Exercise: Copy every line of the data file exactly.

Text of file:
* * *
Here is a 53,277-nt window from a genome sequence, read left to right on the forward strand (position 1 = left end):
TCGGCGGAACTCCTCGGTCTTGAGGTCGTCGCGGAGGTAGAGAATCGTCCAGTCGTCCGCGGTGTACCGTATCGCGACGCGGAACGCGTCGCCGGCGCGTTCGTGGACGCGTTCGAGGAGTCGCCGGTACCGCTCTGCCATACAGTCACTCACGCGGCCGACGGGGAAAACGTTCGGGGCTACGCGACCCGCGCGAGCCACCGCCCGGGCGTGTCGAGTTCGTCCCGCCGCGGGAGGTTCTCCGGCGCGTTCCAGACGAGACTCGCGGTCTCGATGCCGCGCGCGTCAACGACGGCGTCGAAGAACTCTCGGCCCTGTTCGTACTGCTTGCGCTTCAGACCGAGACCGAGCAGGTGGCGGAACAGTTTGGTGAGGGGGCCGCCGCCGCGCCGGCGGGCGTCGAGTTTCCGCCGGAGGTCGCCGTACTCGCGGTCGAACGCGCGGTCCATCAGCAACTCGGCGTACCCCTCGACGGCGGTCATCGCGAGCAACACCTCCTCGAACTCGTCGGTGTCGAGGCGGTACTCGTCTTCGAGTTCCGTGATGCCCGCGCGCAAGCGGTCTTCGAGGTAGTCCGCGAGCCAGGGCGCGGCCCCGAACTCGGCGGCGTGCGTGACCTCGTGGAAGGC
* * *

Here is a 53,277-nt window from a genome sequence, read left to right on the forward strand (position 1 = left end):
TCGGCGGAACTCCTCGGTCTTGAGGTCGTCGCGGAGGTAGAGAATCGTCCAGTCGTCCGCGGTGTACCGTATCGCGACGCGGAACGCGTCGCCGGCGCGTTCGTGGACGCGTTCGAGGAGTCGCCGGTACCGCTCTGCCATACAGTCACTCACGCGGCCGACGGGGAAAACGTTCGGGGCTACGCGACCCGCGCGAGCCACCGCCCGGGCGTGTCGAGTTCGTCCCGCCGCGGGAGGTTCTCCGGCGCGTTCCAGACGAGACTCGCGGTCTCGATGCCGCGCGCGTCAACGACGGCGTCGAAGAACTCTCGGCCCTGTTCGTACTGCTTGCGCTTCAGACCGAGACCGAGCAGGTGGCGGAACAGTTTGGTGAGGGGGCCGCCGCCGCGCCGGCGGGCGTCGAGTTTCCGCCGGAGGTCGCCGTACTCGCGGTCGAACGCGCGGTCCATCAGCAACTCGGCGTACCCCTCGACGGCGGTCATCGCGAGCAACACCTCCTCGAACTCGTCGGTGTCGAGGCGGTACTCGTCTTCGAGTTCCGTGATGCCCGCGCGCAAGCGGTCTTCGAGGTAGTCCGCGAGCCAGGGCGCGGCCCCGAACTCGGCGGCGTGCGTGACCTCGTGGAAGGC